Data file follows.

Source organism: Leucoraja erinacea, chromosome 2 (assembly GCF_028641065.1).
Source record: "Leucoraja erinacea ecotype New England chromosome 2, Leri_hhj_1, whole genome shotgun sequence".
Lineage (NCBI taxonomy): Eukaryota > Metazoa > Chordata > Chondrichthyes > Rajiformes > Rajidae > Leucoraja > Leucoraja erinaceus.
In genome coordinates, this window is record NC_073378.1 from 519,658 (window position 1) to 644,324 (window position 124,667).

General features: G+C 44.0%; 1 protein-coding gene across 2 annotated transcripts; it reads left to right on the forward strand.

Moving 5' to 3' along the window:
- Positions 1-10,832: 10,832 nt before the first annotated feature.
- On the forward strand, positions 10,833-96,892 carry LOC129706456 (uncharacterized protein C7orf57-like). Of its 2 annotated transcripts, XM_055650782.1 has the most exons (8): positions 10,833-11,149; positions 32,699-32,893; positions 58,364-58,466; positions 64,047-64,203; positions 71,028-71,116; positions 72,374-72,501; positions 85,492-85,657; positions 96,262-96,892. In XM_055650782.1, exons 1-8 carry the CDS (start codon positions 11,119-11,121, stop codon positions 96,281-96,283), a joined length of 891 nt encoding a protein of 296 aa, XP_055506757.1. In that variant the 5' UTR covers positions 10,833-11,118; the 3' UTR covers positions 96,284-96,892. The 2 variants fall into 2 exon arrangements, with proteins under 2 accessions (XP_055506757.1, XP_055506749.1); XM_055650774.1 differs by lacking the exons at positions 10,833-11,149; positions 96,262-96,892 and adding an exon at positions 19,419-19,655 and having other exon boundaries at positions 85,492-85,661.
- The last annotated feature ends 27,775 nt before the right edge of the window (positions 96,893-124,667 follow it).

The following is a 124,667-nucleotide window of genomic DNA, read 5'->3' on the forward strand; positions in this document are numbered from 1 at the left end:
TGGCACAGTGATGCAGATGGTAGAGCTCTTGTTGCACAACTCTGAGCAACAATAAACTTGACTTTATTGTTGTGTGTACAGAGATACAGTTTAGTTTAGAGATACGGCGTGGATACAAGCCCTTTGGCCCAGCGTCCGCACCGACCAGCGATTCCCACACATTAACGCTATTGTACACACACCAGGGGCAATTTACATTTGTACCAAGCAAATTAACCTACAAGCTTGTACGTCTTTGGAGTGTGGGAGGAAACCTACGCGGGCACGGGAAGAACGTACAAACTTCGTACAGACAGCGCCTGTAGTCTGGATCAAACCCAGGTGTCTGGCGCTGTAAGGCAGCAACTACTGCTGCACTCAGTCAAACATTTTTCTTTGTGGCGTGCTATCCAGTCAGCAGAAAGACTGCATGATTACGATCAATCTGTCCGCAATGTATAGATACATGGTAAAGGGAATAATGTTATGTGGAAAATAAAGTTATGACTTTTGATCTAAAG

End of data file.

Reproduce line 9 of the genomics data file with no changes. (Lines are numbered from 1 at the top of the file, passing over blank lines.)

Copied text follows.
- The last annotated feature ends 27,775 nt before the right edge of the window (positions 96,893-124,667 follow it).